One of McDonald's interests is in the ways Shakespearean performance influences, and is influenced by, critical and popular appraisal of the works. He also discerns parallels and distinctions in the approaches of Siddons, Terry, and Dench to the vocation of acting--specifically to Lady Macbeth and other great Shakespearean roles. Look to the Lady also helps us to better understand the place and function of the theater in British national life and what constitutes "great acting" at various historical moments. Further, by examining across time the varied attitudes of actors, critics, and audiences toward Shakespearean texts and roles, McDonald offers insights into how external forces combine with the inherent appeal of the plays to keep them fresh and new centuries after they were first written and performed.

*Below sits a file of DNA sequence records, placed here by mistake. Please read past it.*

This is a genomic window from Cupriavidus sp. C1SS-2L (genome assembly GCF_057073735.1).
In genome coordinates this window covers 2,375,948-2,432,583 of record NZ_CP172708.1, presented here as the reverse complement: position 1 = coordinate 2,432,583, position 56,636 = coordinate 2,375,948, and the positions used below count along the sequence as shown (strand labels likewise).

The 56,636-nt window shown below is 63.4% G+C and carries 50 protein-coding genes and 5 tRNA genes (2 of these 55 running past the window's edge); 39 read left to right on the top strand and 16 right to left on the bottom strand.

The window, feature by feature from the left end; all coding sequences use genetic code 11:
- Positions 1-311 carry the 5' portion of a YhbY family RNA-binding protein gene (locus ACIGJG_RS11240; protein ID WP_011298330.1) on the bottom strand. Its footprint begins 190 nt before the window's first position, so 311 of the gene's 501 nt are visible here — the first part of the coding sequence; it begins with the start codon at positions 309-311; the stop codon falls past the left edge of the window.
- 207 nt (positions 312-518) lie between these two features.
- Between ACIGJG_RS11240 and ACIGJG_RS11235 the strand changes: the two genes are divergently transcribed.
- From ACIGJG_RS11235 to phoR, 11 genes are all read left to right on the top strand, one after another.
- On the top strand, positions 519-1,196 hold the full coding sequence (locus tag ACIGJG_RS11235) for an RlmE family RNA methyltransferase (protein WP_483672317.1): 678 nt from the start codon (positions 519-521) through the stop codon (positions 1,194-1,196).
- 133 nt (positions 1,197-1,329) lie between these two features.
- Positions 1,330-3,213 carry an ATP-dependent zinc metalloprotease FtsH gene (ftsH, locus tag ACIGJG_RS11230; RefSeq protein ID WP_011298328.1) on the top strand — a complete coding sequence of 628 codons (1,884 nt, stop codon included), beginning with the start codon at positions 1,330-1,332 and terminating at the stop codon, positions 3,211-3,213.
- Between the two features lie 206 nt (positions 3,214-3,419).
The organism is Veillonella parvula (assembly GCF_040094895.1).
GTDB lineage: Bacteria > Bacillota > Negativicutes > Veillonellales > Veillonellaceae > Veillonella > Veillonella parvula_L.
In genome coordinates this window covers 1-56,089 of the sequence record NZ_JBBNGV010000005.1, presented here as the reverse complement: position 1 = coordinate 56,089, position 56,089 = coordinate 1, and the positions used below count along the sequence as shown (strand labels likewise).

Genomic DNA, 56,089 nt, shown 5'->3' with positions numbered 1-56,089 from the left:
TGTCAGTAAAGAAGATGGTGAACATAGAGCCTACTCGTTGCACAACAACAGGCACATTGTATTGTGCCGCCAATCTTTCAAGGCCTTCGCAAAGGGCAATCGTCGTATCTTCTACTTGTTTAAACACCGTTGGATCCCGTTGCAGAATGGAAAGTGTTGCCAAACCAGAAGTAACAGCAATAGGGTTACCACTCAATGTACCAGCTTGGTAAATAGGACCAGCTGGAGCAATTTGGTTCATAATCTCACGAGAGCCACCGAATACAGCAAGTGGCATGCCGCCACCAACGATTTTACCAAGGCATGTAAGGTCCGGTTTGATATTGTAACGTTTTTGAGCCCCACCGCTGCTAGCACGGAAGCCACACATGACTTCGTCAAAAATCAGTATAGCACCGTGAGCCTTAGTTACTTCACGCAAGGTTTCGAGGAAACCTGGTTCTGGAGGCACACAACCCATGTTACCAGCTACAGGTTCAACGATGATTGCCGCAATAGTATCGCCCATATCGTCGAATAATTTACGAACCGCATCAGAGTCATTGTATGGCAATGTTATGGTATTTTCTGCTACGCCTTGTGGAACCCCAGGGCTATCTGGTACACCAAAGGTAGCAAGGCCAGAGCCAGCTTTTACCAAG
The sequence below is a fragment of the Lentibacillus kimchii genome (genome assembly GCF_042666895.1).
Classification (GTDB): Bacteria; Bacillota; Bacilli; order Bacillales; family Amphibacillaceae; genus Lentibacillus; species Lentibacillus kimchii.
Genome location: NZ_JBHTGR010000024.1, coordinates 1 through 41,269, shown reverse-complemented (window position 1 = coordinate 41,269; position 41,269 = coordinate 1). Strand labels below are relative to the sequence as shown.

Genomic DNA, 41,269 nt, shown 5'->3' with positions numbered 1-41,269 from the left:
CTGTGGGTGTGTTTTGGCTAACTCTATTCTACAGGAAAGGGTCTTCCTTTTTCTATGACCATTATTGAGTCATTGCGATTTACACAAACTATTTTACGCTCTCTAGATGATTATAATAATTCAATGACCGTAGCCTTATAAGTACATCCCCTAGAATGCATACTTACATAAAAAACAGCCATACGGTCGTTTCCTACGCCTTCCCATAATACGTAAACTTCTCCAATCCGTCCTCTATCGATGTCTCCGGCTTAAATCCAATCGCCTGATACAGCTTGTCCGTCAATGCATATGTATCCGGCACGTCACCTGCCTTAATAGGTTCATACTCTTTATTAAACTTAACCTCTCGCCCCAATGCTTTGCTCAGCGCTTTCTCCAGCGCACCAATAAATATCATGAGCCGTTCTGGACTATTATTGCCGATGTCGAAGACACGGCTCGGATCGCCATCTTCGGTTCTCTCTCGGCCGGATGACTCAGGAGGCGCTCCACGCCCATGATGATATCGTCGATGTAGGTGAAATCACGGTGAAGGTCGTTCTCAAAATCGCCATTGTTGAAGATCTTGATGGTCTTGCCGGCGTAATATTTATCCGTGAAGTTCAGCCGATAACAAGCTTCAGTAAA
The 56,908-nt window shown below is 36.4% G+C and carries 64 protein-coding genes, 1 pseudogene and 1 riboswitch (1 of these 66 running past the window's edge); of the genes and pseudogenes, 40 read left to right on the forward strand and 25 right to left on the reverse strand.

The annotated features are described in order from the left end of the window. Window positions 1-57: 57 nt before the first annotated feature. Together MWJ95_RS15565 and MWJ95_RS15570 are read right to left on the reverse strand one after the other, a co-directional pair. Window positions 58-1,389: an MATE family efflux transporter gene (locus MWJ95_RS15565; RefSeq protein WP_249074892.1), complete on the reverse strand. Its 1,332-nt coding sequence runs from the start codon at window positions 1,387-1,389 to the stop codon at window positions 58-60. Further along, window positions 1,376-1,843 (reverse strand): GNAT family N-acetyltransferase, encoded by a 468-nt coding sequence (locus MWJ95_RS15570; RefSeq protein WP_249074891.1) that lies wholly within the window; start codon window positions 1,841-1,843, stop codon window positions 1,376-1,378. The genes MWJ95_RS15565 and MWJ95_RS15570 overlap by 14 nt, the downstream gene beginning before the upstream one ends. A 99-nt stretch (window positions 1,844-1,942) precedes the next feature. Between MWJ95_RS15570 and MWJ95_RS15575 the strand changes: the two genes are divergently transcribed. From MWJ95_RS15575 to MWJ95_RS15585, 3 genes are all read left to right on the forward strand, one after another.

Throughout, McDonald blends learned commentary on the history and culture of the stage with entertaining details about the appearance, personality, genealogy, and private life of each actor. Including some rarely seen images and drawing on previously untapped reviews and anecdotes, this is a lively introduction to the burgeoning field of performance criticism.